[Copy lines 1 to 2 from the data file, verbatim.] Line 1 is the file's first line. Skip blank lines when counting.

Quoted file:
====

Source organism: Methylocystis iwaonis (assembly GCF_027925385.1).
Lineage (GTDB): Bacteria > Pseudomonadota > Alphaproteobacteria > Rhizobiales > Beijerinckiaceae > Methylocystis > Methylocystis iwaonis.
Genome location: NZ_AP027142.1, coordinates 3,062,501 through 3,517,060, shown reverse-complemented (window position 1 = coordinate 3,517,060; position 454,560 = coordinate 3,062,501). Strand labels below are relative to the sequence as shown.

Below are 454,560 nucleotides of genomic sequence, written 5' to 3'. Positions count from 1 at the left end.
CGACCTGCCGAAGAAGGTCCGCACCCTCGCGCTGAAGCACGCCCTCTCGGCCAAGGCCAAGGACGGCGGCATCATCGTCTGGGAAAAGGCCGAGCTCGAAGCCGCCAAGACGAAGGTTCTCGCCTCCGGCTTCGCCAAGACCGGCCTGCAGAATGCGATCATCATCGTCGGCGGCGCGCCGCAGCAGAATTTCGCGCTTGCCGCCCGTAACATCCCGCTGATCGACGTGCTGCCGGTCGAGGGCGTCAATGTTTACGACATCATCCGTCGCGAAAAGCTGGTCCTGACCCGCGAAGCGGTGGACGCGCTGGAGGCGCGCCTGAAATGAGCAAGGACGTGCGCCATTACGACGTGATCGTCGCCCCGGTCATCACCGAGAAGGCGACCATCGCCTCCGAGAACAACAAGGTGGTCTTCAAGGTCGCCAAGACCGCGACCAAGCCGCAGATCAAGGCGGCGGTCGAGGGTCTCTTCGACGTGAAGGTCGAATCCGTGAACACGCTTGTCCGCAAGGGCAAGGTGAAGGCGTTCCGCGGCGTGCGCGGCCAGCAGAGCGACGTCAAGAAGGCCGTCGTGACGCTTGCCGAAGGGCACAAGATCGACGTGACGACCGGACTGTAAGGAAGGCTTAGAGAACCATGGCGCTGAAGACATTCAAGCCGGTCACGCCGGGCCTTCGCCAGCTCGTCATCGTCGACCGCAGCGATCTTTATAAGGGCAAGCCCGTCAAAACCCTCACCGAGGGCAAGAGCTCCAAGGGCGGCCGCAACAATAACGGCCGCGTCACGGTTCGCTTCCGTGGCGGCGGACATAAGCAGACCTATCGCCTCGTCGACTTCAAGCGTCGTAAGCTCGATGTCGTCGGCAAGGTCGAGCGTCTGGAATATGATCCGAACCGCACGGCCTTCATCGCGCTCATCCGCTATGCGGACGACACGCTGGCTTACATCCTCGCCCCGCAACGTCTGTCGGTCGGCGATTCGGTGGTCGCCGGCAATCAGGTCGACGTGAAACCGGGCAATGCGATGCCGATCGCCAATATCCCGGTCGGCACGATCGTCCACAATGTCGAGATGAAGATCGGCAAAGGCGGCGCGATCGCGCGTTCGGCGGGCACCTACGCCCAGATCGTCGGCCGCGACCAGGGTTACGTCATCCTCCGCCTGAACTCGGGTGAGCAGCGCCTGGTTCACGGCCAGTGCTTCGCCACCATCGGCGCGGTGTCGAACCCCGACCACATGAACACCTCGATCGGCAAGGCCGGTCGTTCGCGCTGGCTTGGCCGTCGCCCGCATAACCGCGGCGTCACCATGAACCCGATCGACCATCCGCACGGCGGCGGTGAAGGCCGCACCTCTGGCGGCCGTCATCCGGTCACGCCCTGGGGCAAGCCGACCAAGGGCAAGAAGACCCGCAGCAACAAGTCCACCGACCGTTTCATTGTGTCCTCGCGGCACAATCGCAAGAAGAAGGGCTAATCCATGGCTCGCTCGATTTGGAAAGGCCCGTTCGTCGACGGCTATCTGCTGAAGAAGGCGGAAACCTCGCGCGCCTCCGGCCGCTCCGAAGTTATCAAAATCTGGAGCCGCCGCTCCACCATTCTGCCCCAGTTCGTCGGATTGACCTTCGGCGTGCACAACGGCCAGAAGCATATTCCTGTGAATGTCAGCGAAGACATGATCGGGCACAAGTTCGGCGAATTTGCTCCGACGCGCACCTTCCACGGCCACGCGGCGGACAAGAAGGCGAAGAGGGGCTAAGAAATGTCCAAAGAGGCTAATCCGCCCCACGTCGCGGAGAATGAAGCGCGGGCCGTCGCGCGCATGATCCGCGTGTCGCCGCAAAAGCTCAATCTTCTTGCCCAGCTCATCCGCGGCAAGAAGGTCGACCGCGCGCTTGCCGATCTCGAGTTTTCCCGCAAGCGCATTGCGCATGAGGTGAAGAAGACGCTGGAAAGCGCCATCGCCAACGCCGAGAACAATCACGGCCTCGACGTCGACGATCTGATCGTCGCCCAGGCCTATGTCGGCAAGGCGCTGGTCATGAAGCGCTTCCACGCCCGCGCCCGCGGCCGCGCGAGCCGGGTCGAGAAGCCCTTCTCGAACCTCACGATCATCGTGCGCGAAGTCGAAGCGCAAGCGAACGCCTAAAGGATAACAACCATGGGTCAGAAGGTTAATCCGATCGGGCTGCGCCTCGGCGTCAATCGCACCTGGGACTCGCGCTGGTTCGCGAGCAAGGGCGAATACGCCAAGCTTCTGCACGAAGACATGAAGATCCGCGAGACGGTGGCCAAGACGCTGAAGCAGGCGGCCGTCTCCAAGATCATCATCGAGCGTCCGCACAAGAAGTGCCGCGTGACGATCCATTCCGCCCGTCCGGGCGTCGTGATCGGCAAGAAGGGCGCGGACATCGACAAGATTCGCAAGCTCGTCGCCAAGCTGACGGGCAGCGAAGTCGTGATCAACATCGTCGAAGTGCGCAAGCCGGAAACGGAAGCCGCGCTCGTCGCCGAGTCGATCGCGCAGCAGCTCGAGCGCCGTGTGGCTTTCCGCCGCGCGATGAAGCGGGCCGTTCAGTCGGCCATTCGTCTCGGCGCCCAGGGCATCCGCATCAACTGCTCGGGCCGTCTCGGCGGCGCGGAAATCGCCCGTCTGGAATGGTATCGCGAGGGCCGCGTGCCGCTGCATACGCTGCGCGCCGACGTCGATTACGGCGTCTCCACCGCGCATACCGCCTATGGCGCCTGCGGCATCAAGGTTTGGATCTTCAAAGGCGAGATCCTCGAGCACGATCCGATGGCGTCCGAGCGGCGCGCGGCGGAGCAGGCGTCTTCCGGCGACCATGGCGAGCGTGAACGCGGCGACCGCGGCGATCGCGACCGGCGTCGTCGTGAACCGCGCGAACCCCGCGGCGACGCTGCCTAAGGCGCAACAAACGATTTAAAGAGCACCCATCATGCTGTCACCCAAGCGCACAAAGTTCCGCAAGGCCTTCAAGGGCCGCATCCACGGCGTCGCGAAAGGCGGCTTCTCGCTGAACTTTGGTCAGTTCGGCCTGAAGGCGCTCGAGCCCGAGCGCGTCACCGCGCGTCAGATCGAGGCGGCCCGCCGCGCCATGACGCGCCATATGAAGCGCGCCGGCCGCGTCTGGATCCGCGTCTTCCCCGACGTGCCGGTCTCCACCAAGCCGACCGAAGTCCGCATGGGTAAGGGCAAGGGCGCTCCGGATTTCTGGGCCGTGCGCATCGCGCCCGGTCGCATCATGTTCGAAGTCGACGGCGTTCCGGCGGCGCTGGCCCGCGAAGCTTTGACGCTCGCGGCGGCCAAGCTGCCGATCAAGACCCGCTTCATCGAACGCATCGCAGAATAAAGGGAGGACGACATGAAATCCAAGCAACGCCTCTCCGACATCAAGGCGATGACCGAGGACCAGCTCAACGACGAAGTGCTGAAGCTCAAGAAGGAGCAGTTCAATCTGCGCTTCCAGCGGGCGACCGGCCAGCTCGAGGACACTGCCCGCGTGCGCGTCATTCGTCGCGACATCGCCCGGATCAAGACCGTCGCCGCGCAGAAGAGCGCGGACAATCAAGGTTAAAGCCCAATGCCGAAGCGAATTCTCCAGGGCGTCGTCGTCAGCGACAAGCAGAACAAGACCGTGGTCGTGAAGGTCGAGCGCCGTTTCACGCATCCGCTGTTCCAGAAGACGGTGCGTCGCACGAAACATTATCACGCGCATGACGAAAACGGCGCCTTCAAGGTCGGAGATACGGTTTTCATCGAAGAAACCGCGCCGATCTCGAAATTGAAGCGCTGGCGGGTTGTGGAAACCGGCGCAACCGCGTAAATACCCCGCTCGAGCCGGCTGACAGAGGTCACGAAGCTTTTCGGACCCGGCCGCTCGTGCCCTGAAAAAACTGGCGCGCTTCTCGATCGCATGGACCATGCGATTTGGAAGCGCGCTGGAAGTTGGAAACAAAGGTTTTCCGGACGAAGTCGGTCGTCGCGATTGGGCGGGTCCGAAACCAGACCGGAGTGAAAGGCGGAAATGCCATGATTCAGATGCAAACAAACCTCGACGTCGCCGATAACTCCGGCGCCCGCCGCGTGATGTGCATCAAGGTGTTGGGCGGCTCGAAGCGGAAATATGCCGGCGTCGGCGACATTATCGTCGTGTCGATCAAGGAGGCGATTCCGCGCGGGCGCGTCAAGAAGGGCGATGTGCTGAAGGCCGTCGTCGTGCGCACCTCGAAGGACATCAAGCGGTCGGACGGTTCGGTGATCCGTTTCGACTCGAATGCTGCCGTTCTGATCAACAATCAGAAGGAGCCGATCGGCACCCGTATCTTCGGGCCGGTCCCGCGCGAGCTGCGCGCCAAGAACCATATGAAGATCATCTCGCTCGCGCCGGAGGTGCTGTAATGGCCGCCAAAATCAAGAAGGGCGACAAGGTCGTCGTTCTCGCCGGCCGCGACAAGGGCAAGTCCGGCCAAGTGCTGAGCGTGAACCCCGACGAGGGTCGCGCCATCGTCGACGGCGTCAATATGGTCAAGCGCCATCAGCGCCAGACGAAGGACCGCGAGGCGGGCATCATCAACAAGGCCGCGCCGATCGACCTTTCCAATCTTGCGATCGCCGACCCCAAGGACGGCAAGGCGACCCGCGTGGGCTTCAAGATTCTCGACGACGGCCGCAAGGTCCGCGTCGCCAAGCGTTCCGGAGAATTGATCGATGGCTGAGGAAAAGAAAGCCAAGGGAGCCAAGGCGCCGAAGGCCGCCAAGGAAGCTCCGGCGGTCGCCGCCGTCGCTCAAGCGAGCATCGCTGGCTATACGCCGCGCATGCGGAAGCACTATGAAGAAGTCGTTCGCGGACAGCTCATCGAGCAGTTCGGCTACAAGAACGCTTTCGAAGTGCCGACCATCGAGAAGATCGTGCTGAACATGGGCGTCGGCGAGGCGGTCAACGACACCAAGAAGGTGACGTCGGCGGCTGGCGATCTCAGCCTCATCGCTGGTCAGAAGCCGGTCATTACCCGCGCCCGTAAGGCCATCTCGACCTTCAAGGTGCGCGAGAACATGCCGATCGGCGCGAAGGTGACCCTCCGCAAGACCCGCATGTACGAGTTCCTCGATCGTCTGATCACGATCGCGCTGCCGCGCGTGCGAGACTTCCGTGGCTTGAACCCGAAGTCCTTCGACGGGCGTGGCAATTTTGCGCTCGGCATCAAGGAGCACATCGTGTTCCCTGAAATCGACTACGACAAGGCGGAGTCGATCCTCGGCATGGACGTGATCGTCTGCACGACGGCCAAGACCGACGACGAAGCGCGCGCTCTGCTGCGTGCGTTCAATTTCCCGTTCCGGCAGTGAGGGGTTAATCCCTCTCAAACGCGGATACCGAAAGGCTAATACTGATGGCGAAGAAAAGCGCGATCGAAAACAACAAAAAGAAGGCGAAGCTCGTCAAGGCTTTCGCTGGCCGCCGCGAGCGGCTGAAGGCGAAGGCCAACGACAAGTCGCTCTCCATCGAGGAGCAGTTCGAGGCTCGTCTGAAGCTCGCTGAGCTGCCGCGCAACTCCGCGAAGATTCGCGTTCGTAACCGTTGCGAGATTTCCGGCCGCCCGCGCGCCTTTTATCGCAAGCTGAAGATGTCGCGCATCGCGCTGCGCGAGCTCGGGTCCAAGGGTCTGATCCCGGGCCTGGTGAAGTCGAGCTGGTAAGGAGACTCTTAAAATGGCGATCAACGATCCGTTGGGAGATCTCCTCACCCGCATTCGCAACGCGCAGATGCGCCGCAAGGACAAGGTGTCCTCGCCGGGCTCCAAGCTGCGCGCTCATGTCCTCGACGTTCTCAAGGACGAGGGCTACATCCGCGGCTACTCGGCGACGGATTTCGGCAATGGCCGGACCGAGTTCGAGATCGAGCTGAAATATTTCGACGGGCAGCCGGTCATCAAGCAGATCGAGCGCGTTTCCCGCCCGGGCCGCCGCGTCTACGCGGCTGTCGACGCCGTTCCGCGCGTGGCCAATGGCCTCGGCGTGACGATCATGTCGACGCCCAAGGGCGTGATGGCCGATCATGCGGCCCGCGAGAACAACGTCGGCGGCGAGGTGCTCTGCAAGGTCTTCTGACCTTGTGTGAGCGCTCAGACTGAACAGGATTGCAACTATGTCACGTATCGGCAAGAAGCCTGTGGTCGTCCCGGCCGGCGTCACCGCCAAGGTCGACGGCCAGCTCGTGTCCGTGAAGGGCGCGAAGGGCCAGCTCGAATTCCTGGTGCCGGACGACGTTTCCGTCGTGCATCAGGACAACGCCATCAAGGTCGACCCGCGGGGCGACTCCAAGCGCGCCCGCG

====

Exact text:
Source organism: Methylocystis iwaonis (assembly GCF_027925385.1).
Lineage (GTDB): Bacteria > Pseudomonadota > Alphaproteobacteria > Rhizobiales > Beijerinckiaceae > Methylocystis > Methylocystis iwaonis.